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green streets
thoughts, ideas + dialogues on urban revitalization, smart growth + neighborhood development
Curated by Lauren Moss
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How To Build The Digital Subway Map Of The Future

How To Build The Digital Subway Map Of The Future | green streets | Scoop.it

Slow-moving bureaucracy, diverse users, risky monetization schemes, unpredictable station layouts, spotty networks, underpowered hardware. These are just some of the challenges Control Group faced in bringing the digital map of the future to the New York City subway.

How did they overcome these challenges? They used the web.

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America's Most Diverse Neighborhoods

America's Most Diverse Neighborhoods | green streets | Scoop.it

Which neighborhoods best reflect American diversity?


To answer this question, the country’s most diverse neighborhoods and metros were identified using Census data on race and ethnicity and diversity was measured as the share of a metro area’s or ZIP code’s population in its largest racial or ethnic group: the smaller the share of the largest group, the more diverse the neighborhood is...

With maps, charts and statistics, the analysis provides an interesting look at the diversity of communities and counties across the country, with it being highest in California and Hawaii, and much of the South.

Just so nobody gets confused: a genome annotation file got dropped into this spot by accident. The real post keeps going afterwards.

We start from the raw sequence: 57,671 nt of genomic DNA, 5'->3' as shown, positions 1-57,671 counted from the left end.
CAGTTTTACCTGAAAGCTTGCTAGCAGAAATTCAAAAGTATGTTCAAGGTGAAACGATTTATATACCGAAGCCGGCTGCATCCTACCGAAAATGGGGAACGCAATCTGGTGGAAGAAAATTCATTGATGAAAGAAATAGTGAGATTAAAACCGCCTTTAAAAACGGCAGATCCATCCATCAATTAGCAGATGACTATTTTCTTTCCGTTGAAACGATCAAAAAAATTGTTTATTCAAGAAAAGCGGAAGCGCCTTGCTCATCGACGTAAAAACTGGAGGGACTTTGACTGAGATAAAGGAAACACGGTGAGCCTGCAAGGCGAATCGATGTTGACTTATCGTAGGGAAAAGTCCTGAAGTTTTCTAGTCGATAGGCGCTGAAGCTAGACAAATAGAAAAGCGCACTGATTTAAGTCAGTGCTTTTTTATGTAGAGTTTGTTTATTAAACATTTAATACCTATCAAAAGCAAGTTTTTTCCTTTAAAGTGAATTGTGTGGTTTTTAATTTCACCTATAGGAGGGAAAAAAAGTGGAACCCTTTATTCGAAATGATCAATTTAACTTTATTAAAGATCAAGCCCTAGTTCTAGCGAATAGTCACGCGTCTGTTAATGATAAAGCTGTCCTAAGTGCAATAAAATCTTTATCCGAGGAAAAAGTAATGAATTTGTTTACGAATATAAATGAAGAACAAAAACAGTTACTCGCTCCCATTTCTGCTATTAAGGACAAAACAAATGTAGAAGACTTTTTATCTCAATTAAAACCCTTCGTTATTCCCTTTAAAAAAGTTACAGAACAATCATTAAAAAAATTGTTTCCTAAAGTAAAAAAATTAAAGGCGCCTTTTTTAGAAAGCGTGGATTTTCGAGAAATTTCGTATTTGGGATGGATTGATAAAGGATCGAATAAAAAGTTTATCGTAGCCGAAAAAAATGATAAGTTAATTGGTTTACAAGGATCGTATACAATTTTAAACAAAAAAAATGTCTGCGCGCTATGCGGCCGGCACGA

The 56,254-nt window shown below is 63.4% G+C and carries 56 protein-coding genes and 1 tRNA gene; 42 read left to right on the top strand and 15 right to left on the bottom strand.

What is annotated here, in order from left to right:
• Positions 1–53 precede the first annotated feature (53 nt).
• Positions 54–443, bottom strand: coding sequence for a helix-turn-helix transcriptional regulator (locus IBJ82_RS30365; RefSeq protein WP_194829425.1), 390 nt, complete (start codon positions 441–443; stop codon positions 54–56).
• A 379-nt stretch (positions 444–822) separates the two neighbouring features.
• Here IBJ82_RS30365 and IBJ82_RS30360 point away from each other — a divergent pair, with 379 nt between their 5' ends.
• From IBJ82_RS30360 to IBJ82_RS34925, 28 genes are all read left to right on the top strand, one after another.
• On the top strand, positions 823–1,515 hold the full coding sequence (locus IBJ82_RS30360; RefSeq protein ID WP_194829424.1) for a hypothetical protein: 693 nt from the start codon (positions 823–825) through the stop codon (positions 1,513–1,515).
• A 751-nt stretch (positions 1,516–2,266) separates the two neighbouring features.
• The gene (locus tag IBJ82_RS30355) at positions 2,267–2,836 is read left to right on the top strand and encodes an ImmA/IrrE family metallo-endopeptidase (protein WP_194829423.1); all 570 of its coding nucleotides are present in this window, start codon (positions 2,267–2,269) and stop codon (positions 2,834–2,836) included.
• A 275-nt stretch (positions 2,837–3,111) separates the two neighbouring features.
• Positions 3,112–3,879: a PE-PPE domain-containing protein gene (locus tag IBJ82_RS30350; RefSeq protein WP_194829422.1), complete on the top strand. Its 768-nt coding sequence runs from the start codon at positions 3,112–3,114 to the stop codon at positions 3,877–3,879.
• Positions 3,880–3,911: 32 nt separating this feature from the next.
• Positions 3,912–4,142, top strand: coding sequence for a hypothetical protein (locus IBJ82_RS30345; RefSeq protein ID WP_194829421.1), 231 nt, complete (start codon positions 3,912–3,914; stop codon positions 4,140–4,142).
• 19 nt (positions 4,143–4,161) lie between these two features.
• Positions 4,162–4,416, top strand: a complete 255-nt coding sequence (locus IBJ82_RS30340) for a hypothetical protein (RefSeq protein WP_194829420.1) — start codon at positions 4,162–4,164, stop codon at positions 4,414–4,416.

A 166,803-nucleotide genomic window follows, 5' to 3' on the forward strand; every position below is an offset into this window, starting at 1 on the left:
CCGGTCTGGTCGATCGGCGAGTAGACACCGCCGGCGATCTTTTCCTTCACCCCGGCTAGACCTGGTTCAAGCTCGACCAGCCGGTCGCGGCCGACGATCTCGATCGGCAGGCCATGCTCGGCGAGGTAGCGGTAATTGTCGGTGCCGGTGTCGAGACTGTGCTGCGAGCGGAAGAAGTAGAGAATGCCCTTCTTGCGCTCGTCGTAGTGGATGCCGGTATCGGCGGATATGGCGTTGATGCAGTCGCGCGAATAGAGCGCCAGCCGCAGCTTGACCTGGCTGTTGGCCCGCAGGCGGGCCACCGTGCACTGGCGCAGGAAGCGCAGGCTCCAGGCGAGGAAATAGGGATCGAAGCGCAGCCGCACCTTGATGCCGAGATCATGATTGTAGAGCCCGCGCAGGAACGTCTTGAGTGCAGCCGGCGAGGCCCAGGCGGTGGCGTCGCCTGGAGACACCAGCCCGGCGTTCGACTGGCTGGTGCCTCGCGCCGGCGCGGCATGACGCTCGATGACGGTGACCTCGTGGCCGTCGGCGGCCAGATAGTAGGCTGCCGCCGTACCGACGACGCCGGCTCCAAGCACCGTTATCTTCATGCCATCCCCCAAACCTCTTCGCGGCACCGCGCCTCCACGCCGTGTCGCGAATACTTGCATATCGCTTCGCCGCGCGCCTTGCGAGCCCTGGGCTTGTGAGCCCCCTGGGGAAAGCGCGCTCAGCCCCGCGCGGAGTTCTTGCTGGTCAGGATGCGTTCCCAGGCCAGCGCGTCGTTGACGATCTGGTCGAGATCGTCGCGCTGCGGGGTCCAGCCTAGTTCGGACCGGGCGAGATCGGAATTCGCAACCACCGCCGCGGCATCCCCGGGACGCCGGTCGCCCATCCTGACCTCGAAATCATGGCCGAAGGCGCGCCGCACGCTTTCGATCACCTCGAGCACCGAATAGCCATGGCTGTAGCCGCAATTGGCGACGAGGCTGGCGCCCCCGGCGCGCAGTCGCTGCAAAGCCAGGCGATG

Learn more about diversity in America's communities at the article link...

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Economic & Environmental Benefits of Integrating Ecosystems into Urban Planning

Economic & Environmental Benefits of Integrating Ecosystems into Urban Planning | green streets | Scoop.it

Biodiversity Conservation can Improve Human Health in Worlds Growing Cities, according to a new UN assessment...


The Cities and Biodiversity Outlook, a new study from the United Nations Convention on Biological Diversity (CBD), is the world's first global analysis of how projected patterns of land expansion will impact biodiversity and crucial ecosystems.